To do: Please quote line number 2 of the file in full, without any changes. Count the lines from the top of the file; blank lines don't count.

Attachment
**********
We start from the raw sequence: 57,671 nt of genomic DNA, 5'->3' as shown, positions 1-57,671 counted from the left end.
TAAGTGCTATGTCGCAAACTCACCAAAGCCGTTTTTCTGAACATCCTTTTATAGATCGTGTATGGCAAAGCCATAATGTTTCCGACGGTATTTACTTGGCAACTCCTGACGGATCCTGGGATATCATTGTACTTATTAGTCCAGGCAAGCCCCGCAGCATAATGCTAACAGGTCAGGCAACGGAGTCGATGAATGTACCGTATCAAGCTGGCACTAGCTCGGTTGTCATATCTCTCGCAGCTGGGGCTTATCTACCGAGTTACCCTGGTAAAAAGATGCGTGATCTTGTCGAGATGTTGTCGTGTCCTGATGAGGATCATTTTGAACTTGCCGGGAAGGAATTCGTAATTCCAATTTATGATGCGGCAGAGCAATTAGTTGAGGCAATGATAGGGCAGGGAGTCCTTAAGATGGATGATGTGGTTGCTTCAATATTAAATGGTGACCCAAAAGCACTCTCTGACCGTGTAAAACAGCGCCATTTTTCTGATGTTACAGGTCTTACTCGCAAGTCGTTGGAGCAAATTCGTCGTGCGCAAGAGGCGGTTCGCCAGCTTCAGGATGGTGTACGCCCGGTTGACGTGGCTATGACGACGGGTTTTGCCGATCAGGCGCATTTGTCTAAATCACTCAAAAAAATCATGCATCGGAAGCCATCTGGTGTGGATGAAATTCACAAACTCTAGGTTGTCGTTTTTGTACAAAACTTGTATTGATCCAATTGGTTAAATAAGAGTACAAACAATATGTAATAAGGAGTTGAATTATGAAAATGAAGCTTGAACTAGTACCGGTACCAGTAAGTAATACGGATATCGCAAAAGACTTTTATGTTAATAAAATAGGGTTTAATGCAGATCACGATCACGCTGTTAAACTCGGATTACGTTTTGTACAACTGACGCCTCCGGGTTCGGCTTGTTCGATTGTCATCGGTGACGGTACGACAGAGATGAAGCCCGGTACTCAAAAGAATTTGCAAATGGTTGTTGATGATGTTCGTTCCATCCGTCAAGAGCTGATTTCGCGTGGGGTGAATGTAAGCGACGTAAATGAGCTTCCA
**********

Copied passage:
TAAGTGCTATGTCGCAAACTCACCAAAGCCGTTTTTCTGAACATCCTTTTATAGATCGTGTATGGCAAAGCCATAATGTTTCCGACGGTATTTACTTGGCAACTCCTGACGGATCCTGGGATATCATTGTACTTATTAGTCCAGGCAAGCCCCGCAGCATAATGCTAACAGGTCAGGCAACGGAGTCGATGAATGTACCGTATCAAGCTGGCACTAGCTCGGTTGTCATATCTCTCGCAGCTGGGGCTTATCTACCGAGTTACCCTGGTAAAAAGATGCGTGATCTTGTCGAGATGTTGTCGTGTCCTGATGAGGATCATTTTGAACTTGCCGGGAAGGAATTCGTAATTCCAATTTATGATGCGGCAGAGCAATTAGTTGAGGCAATGATAGGGCAGGGAGTCCTTAAGATGGATGATGTGGTTGCTTCAATATTAAATGGTGACCCAAAAGCACTCTCTGACCGTGTAAAACAGCGCCATTTTTCTGATGTTACAGGTCTTACTCGCAAGTCGTTGGAGCAAATTCGTCGTGCGCAAGAGGCGGTTCGCCAGCTTCAGGATGGTGTACGCCCGGTTGACGTGGCTATGACGACGGGTTTTGCCGATCAGGCGCATTTGTCTAAATCACTCAAAAAAATCATGCATCGGAAGCCATCTGGTGTGGATGAAATTCACAAACTCTAGGTTGTCGTTTTTGTACAAAACTTGTATTGATCCAATTGGTTAAATAAGAGTACAAACAATATGTAATAAGGAGTTGAATTATGAAAATGAAGCTTGAACTAGTACCGGTACCAGTAAGTAATACGGATATCGCAAAAGACTTTTATGTTAATAAAATAGGGTTTAATGCAGATCACGATCACGCTGTTAAACTCGGATTACGTTTTGTACAACTGACGCCTCCGGGTTCGGCTTGTTCGATTGTCATCGGTGACGGTACGACAGAGATGAAGCCCGGTACTCAAAAGAATTTGCAAATGGTTGTTGATGATGTTCGTTCCATCCGTCAAGAGCTGATTTCGCGTGGGGTGAATGTAAGCGACGTAAATGAGCTTCCA